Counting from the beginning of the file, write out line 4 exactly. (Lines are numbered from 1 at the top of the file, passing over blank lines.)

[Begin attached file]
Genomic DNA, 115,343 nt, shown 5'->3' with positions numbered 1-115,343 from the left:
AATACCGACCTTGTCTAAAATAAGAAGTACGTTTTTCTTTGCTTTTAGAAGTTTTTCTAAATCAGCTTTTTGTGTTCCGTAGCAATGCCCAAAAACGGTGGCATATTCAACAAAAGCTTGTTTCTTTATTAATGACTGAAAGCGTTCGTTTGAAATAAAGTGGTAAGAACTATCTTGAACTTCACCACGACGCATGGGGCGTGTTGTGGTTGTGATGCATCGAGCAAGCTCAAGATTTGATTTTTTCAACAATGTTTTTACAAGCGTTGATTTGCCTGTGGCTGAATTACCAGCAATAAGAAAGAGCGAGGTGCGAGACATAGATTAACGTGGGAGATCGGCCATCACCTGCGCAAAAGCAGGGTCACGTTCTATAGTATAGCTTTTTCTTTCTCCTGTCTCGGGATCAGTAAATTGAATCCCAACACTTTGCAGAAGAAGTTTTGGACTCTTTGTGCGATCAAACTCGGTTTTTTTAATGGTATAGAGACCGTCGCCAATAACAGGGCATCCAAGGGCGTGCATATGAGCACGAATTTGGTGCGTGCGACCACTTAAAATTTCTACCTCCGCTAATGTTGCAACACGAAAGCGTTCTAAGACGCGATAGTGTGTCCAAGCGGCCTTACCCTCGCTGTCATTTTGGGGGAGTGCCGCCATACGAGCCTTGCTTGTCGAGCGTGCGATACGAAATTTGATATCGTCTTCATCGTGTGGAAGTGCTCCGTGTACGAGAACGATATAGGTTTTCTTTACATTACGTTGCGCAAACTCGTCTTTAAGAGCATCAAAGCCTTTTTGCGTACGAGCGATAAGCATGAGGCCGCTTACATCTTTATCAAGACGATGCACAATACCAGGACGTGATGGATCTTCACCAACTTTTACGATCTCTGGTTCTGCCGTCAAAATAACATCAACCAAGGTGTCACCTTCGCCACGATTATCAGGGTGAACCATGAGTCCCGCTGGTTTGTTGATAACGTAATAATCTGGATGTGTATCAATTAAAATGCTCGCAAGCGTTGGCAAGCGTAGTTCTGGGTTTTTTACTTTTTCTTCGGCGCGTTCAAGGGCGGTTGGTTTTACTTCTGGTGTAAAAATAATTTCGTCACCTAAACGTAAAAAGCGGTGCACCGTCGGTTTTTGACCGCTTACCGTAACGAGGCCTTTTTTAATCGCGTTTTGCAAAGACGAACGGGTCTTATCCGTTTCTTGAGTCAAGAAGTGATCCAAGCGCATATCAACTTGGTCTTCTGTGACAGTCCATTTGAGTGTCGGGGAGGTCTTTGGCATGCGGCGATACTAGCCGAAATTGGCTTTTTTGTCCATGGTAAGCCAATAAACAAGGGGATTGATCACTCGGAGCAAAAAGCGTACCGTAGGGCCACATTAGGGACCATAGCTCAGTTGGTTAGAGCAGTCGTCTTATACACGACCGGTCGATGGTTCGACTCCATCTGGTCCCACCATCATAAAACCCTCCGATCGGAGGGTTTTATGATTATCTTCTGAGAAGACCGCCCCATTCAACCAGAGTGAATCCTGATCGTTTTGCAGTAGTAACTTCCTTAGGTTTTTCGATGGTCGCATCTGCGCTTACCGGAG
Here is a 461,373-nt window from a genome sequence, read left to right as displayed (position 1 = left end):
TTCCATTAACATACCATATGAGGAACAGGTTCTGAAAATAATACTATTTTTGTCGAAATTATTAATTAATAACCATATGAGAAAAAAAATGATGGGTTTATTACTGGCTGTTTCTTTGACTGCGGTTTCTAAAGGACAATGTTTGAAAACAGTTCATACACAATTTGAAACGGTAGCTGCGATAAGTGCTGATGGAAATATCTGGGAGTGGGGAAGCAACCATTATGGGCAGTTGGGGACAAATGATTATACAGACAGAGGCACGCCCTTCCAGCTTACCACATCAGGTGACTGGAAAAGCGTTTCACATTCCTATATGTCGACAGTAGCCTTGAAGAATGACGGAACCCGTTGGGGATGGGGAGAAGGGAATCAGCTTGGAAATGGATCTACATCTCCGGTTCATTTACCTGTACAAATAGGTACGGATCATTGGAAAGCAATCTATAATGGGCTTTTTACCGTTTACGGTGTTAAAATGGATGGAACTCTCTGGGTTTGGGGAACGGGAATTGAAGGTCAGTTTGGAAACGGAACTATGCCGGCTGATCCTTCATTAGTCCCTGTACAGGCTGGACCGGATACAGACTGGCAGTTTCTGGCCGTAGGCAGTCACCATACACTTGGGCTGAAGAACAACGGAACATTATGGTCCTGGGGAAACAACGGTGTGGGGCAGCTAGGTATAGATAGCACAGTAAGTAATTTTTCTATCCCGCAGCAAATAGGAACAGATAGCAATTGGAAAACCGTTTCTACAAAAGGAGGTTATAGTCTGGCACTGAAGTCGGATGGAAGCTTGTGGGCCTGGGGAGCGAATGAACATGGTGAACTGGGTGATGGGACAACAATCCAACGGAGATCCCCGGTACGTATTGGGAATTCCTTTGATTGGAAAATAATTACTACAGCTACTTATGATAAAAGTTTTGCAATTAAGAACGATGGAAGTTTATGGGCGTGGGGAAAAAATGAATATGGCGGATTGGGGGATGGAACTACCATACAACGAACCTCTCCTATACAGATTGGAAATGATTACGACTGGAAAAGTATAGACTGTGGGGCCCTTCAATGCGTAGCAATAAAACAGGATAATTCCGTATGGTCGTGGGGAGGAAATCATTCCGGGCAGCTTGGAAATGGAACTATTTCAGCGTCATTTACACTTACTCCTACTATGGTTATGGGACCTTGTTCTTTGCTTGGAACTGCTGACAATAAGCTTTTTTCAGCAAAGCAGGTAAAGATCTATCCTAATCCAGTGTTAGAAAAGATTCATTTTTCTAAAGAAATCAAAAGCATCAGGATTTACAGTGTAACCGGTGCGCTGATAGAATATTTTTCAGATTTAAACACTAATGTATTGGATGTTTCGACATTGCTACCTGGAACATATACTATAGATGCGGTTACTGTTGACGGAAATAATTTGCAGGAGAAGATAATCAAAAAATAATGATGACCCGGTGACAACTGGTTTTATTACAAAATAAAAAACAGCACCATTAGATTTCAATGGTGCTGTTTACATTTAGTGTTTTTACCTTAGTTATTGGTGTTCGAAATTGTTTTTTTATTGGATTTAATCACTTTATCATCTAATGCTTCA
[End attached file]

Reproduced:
TTCCATTAACATACCATATGAGGAACAGGTTCTGAAAATAATACTATTTTTGTCGAAATTATTAATTAATAACCATATGAGAAAAAAAATGATGGGTTTATTACTGGCTGTTTCTTTGACTGCGGTTTCTAAAGGACAATGTTTGAAAACAGTTCATACACAATTTGAAACGGTAGCTGCGATAAGTGCTGATGGAAATATCTGGGAGTGGGGAAGCAACCATTATGGGCAGTTGGGGACAAATGATTATACAGACAGAGGCACGCCCTTCCAGCTTACCACATCAGGTGACTGGAAAAGCGTTTCACATTCCTATATGTCGACAGTAGCCTTGAAGAATGACGGAACCCGTTGGGGATGGGGAGAAGGGAATCAGCTTGGAAATGGATCTACATCTCCGGTTCATTTACCTGTACAAATAGGTACGGATCATTGGAAAGCAATCTATAATGGGCTTTTTACCGTTTACGGTGTTAAAATGGATGGAACTCTCTGGGTTTGGGGAACGGGAATTGAAGGTCAGTTTGGAAACGGAACTATGCCGGCTGATCCTTCATTAGTCCCTGTACAGGCTGGACCGGATACAGACTGGCAGTTTCTGGCCGTAGGCAGTCACCATACACTTGGGCTGAAGAACAACGGAACATTATGGTCCTGGGGAAACAACGGTGTGGGGCAGCTAGGTATAGATAGCACAGTAAGTAATTTTTCTATCCCGCAGCAAATAGGAACAGATAGCAATTGGAAAACCGTTTCTACAAAAGGAGGTTATAGTCTGGCACTGAAGTCGGATGGAAGCTTGTGGGCCTGGGGAGCGAATGAACATGGTGAACTGGGTGATGGGACAACAATCCAACGGAGATCCCCGGTACGTATTGGGAATTCCTTTGATTGGAAAATAATTACTACAGCTACTTATGATAAAAGTTTTGCAATTAAGAACGATGGAAGTTTATGGGCGTGGGGAAAAAATGAATATGGCGGATTGGGGGATGGAACTACCATACAACGAACCTCTCCTATACAGATTGGAAATGATTACGACTGGAAAAGTATAGACTGTGGGGCCCTTCAATGCGTAGCAATAAAACAGGATAATTCCGTATGGTCGTGGGGAGGAAATCATTCCGGGCAGCTTGGAAATGGAACTATTTCAGCGTCATTTACACTTACTCCTACTATGGTTATGGGACCTTGTTCTTTGCTTGGAACTGCTGACAATAAGCTTTTTTCAGCAAAGCAGGTAAAGATCTATCCTAATCCAGTGTTAGAAAAGATTCATTTTTCTAAAGAAATCAAAAGCATCAGGATTTACAGTGTAACCGGTGCGCTGATAGAATATTTTTCAGATTTAAACACTAATGTATTGGATGTTTCGACATTGCTACCTGGAACATATACTATAGATGCGGTTACTGTTGACGGAAATAATTTGCAGGAGAAGATAATCAAAAAATAATGATGACCCGGTGACAACTGGTTTTATTACAAAATAAAAAACAGCACCATTAGATTTCAATGGTGCTGTTTACATTTAGTGTTTTTACCTTAGTTATTGGTGTTCGAAATTGTTTTTTTATTGGATTTAATCACTTTATCATCTAATGCTTCA